Friday, May 18, 2018

Review: Twenty-One Days

Twenty-One Days by Anne Perry

My rating: 5 Stars

of Anne Perry have no doubt thoroughly enjoyed her successful and long-running series with Charlotte and Thomas Pitt. In Twenty-One Days, she returns with the first in an exciting new generation of Pitt novels. In 1910 England, Daniel Pitt, junior barrister, is called upon to assist in the trial of Russell Graves, a well-known biographer accused of brutally murdering his wife. Although he vehemently declares his innocence, the case is lost and he is sentenced to be hung in twenty-one days time.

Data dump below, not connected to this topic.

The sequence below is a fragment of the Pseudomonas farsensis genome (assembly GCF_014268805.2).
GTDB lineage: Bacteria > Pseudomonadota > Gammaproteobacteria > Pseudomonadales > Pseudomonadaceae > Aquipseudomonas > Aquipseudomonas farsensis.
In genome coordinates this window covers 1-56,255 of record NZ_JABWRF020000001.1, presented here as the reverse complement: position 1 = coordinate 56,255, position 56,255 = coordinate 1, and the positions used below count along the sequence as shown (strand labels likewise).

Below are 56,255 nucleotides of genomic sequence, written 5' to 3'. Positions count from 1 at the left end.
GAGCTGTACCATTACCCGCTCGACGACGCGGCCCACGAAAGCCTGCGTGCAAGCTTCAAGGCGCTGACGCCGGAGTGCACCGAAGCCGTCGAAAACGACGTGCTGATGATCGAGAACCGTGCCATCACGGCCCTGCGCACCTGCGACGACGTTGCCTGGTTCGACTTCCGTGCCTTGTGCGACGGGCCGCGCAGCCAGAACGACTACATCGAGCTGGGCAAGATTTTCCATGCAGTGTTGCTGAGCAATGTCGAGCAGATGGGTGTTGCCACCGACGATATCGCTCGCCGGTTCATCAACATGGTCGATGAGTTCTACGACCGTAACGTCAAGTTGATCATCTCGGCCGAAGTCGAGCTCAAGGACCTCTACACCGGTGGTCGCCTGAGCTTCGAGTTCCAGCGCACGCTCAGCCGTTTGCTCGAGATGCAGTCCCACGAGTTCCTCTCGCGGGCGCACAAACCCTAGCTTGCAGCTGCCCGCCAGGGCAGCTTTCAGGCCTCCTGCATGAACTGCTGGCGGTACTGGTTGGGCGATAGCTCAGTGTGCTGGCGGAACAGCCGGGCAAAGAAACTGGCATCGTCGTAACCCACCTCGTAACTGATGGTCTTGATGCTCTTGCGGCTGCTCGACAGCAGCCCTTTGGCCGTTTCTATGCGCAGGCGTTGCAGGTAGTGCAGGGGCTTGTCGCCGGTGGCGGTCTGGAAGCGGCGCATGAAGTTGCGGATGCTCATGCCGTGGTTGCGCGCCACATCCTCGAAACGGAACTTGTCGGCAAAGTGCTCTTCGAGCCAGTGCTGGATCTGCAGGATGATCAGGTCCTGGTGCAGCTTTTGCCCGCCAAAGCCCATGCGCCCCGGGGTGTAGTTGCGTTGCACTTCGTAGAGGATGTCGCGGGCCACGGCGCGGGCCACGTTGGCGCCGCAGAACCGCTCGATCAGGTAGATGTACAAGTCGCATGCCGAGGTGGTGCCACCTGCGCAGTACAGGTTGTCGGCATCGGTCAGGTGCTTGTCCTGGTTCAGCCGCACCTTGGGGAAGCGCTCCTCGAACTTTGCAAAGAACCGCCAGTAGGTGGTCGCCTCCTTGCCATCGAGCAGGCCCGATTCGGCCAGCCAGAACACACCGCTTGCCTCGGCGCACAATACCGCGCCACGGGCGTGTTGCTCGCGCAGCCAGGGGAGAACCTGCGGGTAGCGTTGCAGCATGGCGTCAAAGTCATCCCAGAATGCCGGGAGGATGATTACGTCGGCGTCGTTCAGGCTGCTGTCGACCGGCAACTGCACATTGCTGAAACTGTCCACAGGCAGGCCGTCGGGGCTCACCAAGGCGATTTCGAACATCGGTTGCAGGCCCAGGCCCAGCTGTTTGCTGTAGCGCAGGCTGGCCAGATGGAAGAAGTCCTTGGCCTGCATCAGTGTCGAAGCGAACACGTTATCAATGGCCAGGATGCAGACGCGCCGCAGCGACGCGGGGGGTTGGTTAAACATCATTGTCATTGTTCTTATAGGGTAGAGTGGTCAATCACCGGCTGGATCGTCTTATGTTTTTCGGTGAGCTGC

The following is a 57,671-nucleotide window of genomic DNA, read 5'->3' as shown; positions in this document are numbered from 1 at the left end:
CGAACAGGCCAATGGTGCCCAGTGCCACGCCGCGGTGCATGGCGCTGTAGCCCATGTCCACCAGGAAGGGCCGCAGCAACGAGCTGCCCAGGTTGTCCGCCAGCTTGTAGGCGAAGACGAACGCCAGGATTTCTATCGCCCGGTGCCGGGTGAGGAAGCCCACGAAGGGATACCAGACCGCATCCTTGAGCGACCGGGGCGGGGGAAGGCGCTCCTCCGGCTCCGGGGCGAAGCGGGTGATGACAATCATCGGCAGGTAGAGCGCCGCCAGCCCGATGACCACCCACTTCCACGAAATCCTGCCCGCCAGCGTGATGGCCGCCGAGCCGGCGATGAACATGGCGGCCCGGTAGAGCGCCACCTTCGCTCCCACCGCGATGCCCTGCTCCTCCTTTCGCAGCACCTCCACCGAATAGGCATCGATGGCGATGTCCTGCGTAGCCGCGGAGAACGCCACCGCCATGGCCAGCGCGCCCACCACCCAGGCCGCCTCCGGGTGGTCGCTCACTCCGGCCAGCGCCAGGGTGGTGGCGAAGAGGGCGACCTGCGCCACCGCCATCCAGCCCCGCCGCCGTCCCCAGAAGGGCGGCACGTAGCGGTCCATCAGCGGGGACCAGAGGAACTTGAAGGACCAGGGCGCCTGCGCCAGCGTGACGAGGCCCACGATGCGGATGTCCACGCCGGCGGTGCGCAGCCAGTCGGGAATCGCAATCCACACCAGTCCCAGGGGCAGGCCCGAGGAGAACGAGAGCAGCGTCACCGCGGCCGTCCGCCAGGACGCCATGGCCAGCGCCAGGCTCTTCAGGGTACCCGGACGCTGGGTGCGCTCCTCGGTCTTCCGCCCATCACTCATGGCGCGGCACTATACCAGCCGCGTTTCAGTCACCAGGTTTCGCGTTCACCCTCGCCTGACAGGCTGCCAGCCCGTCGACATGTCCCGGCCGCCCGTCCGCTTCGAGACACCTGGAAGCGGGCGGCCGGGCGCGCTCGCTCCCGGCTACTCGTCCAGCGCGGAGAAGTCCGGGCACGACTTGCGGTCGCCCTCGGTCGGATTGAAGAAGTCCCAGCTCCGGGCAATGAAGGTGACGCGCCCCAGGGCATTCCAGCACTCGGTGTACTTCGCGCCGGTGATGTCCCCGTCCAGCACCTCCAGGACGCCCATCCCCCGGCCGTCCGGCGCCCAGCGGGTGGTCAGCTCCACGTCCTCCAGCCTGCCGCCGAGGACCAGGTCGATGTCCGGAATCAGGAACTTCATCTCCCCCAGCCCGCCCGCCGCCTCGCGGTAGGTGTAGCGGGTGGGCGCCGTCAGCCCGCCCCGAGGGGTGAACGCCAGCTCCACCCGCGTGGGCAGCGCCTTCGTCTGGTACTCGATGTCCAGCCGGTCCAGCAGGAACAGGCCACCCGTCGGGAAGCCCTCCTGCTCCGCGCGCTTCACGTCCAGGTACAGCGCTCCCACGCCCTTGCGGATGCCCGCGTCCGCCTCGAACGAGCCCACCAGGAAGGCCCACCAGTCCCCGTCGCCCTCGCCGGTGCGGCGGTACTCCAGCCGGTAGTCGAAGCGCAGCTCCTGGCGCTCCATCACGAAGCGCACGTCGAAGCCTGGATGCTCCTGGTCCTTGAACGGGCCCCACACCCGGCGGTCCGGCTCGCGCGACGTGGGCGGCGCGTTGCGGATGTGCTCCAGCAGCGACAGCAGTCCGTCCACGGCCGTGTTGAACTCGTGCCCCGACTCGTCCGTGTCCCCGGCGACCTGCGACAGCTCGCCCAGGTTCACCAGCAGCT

Daniel and the lead barrister are assigned separate tasks during the appeals process, while desperately striving for a stay of execution. Daniel’s new role is that of detective. Is Russell Graves really innocent, and, if so, who is the real killer? During his investigation, Daniel uncovers unsettling facts and is truly in for a race against time, not just for Graves, but for someone very close to Daniel.

Twenty-One Days has so much to offer. For example, how forensics played a huge role in solving this case, at a time when most of it was very new. Also, the person helping Daniel with that part of the investigation being a woman, Miriam, when they weren't treated equally in this field at the time. Along with Miriam, the groundwork was laid for other key players to be recurring characters in future books. I so look forward to diving deep into this series time and again.

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